High Altitude Medicine & Biology , the best perk of working at a university hospital , is running a short period of free online access right now. This is a gold mine for everyone who is interested in hard data based articles on high altitude physiology and medicine :
* Horrendous fail rates on Kilimanjaro , way outside all guidelines in Prevalence of Acute Mountain Sickness among Finnish Trekkers on Mount Kilimanjaro, Tanzania
* Report from the first run on the Beijing-Lhasa railway ( first train in world with onboard oxygen generators ) , and how effective this is in preventing altitude sickness
* The article the Finns , and everyone on fast , fixed itineraries should have read first : Altitude Preexposure Recommendations for Inducing Acclimatization
On top of this is there is a lot of medical history , with still highly relevant results. There is a whole issue dedicated to the 50 year anniversary of the Silver Hut expedition , still a benchmark in the effects of extreme acclimatization : five months spent at 5800 meters , followed by bringing down more physiological data from up to 7400 meters. Those who still believe that it’s essential to push large volumes of fluids will struggle with the fact that that Milledge and the other members managed well on around three liters of fluids per day , including climbing up to 7000+ meters.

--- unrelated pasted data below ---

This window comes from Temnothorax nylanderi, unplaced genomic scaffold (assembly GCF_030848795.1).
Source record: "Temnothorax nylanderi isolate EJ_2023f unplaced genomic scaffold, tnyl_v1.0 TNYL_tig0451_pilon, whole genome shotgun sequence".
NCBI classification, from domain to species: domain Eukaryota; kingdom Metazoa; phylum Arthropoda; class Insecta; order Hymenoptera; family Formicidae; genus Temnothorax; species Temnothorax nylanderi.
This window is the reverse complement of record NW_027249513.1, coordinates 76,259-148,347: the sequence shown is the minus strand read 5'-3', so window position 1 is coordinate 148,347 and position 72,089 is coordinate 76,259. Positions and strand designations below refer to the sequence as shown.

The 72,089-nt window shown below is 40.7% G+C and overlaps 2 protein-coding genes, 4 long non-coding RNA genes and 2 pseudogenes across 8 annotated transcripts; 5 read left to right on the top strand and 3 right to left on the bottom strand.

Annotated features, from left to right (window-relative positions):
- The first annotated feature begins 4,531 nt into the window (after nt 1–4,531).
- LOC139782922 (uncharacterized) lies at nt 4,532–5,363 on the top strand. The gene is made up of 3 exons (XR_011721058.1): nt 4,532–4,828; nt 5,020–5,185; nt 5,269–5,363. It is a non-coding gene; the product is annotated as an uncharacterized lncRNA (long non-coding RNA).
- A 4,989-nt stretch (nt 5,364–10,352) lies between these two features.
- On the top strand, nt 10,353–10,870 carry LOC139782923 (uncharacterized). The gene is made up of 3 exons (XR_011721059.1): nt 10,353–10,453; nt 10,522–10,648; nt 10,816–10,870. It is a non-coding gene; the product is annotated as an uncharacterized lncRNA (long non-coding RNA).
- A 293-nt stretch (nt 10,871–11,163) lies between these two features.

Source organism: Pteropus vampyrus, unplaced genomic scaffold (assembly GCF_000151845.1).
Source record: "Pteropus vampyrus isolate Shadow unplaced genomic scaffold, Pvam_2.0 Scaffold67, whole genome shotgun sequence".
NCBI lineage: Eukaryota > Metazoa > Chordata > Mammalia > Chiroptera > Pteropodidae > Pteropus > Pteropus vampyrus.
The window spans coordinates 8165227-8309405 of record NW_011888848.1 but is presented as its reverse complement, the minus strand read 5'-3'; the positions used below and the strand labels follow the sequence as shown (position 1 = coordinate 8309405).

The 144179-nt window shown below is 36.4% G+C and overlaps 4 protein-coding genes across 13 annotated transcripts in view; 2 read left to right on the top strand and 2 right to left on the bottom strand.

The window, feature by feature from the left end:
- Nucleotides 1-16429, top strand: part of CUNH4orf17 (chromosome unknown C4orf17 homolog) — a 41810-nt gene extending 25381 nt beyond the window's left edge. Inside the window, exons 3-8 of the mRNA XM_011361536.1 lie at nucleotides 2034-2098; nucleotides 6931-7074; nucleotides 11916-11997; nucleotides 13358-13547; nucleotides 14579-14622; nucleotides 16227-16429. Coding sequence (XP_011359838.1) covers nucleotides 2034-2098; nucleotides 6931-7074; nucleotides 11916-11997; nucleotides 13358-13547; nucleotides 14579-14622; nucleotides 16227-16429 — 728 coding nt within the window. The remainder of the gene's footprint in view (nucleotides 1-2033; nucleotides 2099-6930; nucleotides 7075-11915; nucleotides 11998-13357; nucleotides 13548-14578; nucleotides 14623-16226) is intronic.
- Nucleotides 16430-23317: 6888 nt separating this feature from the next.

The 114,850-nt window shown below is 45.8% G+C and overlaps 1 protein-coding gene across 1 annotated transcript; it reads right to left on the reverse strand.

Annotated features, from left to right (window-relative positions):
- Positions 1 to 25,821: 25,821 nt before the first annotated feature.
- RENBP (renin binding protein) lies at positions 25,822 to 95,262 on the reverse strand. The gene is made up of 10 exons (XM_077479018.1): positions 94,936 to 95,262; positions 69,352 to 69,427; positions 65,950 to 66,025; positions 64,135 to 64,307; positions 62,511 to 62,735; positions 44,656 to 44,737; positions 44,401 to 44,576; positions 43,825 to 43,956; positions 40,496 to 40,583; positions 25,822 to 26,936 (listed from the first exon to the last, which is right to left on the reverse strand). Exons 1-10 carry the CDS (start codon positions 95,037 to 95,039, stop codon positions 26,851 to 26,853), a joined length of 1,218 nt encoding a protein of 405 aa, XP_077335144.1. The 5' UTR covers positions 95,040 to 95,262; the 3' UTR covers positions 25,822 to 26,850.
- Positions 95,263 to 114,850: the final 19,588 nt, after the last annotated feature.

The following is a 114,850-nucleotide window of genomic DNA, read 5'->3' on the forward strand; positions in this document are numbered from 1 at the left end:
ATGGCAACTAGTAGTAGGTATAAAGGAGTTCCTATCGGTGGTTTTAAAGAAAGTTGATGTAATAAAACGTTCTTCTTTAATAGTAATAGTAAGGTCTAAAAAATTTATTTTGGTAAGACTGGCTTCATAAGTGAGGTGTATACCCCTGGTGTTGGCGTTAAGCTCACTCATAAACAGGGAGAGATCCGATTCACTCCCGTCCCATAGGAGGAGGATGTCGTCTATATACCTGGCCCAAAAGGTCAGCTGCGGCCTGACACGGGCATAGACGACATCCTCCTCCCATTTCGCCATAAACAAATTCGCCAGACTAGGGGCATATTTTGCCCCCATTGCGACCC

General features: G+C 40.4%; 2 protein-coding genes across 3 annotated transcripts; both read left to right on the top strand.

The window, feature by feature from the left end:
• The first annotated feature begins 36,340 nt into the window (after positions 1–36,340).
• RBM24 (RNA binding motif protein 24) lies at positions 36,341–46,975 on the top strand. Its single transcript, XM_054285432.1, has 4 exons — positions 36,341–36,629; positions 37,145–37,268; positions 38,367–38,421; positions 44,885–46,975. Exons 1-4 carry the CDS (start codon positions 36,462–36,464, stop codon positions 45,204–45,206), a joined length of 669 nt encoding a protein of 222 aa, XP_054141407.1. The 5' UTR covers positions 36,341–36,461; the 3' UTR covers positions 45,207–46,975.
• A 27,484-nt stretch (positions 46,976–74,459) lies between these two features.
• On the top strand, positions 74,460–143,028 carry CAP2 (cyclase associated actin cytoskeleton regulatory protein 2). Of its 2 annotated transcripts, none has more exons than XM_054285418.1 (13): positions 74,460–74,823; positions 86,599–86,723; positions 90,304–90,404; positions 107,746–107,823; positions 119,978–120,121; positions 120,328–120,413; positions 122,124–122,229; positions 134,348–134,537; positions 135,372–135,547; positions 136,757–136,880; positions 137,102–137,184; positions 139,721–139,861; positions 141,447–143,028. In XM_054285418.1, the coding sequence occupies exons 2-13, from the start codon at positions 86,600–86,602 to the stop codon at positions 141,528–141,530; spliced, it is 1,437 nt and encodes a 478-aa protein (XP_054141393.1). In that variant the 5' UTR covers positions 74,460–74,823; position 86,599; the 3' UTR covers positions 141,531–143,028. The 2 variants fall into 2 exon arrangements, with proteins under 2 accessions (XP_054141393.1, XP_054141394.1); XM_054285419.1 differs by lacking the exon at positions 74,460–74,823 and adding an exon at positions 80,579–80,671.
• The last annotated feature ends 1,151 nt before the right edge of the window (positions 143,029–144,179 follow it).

One of the results of going thru this issue that I’ve just dived in to the man and explanation of why the Hillary/Tenzing ascent succeeded , after seven British fails in a row : Griffith Pugh , the picture perfect mad scientist and genius that that pushed a kicking and screaming climbing fraternity in to a physiological approach to climbing : using oxygen , planning nutrition, designing tents and more.